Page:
• Any procedures or processes instituted by the employer to challenge the decision or request for consideration; and
  • The right to file a complaint with the Department of Fair Employment and Housing.

The bill does not apply to the following positions: (1) a position for which a state or local agency is otherwise required by law to conduct a conviction history background check; (2) a position with a criminal justice agency as defined by the California Penal Code; (3) a farm labor contractor as defined by the California Labor Code; and (4) a position where an employer is required by state, federal, or local law to conduct criminal background checks for employment purposes or to restrict employment based on criminal history.

This bill is part of a growing wave of protections for applicants and employees in California and the Cities of Los Angeles and San Francisco with criminal histories as described in our earlier article, available here.

Please contact your Jackson Lewis attorney to discuss these developments and your specific organizational needs.

Employees of Meal Subscription Companies may be Required to Obtain Food Handler Cards

The California Legislature recently passed AB 1461 which, if signed into law, would require all food-handling employees of food facilities that provide meal subscription plans to obtain food handler cards in accordance with existing requirements. All for-profit food facilities that offer meal subscription plans would be subject to the new law. “Meal subscription plans” would include all subscription-based meal delivery services that provide customers with original recipes and proportioned ingredients needed to prepare those recipes at home. Employees and independent contractors who provide services to online websites or mobile applications that enable individuals to place food delivery orders from food facilities would not be subject to the requirement. This Bill was presented to Governor Jerry Brown on September 7, 2017, and is awaiting his signature.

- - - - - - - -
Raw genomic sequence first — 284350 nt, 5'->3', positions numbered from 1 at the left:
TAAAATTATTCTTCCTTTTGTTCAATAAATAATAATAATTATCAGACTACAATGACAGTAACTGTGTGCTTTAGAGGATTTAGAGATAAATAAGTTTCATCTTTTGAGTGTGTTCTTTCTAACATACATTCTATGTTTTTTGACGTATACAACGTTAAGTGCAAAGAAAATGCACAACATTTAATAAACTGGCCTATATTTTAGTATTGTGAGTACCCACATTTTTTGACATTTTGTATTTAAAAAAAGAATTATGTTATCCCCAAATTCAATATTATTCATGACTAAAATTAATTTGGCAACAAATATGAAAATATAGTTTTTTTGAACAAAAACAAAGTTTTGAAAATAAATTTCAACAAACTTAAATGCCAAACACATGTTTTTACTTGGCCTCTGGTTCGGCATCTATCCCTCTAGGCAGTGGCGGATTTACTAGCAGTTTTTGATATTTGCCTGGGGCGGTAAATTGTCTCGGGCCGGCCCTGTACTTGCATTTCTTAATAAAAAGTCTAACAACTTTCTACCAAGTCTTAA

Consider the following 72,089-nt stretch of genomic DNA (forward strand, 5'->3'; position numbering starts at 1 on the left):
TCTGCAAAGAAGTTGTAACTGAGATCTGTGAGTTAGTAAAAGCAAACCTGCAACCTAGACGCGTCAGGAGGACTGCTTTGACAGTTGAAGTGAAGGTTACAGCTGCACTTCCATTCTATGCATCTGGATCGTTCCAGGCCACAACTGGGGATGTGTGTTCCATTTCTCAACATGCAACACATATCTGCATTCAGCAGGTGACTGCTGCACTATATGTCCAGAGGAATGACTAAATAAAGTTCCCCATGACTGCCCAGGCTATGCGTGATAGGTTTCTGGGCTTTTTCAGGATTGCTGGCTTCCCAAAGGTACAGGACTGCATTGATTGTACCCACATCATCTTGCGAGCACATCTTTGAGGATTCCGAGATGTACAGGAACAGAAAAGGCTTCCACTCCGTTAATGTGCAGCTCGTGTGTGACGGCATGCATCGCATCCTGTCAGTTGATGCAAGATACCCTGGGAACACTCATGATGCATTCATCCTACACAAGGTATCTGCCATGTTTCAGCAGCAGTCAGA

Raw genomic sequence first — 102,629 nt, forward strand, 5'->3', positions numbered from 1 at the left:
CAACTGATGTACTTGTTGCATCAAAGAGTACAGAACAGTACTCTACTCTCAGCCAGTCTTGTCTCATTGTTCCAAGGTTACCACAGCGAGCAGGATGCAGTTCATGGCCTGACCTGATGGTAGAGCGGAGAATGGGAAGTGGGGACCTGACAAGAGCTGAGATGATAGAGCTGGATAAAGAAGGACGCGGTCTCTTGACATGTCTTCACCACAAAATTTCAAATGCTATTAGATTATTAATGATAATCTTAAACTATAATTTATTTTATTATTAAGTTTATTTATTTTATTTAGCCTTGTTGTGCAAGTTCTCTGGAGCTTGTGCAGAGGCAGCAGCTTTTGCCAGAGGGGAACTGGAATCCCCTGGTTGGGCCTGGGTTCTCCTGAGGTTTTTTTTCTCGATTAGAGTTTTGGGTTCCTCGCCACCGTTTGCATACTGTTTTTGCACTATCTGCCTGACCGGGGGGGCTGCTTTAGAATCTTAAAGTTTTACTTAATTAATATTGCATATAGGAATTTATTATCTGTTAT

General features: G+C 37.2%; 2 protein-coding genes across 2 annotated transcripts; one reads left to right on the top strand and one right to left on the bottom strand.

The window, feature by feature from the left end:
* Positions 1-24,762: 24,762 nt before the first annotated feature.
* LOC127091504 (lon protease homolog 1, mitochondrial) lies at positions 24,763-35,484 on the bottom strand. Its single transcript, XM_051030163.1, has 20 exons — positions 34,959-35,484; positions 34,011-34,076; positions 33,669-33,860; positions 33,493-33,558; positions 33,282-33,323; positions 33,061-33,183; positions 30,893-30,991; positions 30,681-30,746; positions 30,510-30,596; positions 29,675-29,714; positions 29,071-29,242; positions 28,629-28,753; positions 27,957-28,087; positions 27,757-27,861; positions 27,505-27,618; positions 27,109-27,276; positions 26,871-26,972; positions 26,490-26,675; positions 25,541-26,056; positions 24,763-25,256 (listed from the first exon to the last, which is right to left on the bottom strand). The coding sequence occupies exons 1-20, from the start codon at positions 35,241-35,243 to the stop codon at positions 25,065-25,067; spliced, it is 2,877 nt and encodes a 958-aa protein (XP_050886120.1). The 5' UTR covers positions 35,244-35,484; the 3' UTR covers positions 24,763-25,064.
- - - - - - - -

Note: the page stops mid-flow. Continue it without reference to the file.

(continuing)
Employees in California? If so, these are the Employment Bills to Watch

With the flurry of action by California lawmakers in the final weeks of the legislative session, there are approximately 640 bills waiting for action by California Governor, Jerry Brown.  Here is a list of legislation which California employers should be watching.

  • SB 63 – This bill would expand CA’s family leave law to employers with 20 or more employees (as opposed to CFRA, which applies to CA employers with 50 or more employees). Eligible employees could take up to 12 weeks of job-protected unpaid parental leave to bond with a new child within one year of the child’s birth, adoption, or foster care placement.
  • AB 168 – This topic is likely a familiar one for employers, as it has been the subject of previous legislative efforts in California.  In addition, several states and cities (including San Francisco) are adopting their own local ordinances on this subject. This bill would prohibit California employers from asking about job candidates for their salary history.  Upon request, an employer would also be required to provide an applicant with the pay scale of the desired position. 
  • SB 306 – This bill dramatically revises retaliation claim procedures under California law. It authorizes injunctive relief (such as reinstating the employee) in retaliation cases, before the case has been completely investigated or litigated to determine whether a violation has occurred.  The bill also allows the Labor Commissioner to cite an employer for retaliation independently, without an employee complaint.
  • AB 568 – This bill would require school districts, charter schools, and community colleges to provide at least six weeks of full paid leave for pregnancy, miscarriage, childbirth and recovery.
  • AB 569 – This bill seeks to protect women from being fired or disciplined over decisions related to their reproductive health, including but not limited to, the use of any drug, device, or medical service. Because this bill adds a new section to the Labor Code, any violation would be subject to the Labor Code Private Attorneys General Act (PAGA).
  • AB 1008 – Known as “Ban the Box”, this bill would prohibit public and private (more than 5 employees) employers from acting about past convictions on any application for employment. The employer could ask about conviction history after giving a conditional offer of employment.
  • AB 1565This bill provides that an executive, administrative or professional employee is exempt from overtime if they earn a monthly salary equivalent to $3,956 or twice the state minimum wage, whichever is higher.  This figure roughly represents the amount proposed by the Obama Administration – which amounts to an annual salary of $47,472. California’s exemption will reach this salary level on its own in 2019 (or 2020 for smaller employers) as the California minimum wage increases, but this bill will speed up the process.

Should you have a particular interest in these bills, or wish to discuss these developments in greater detail, please contact your local Jackson Lewis attorney.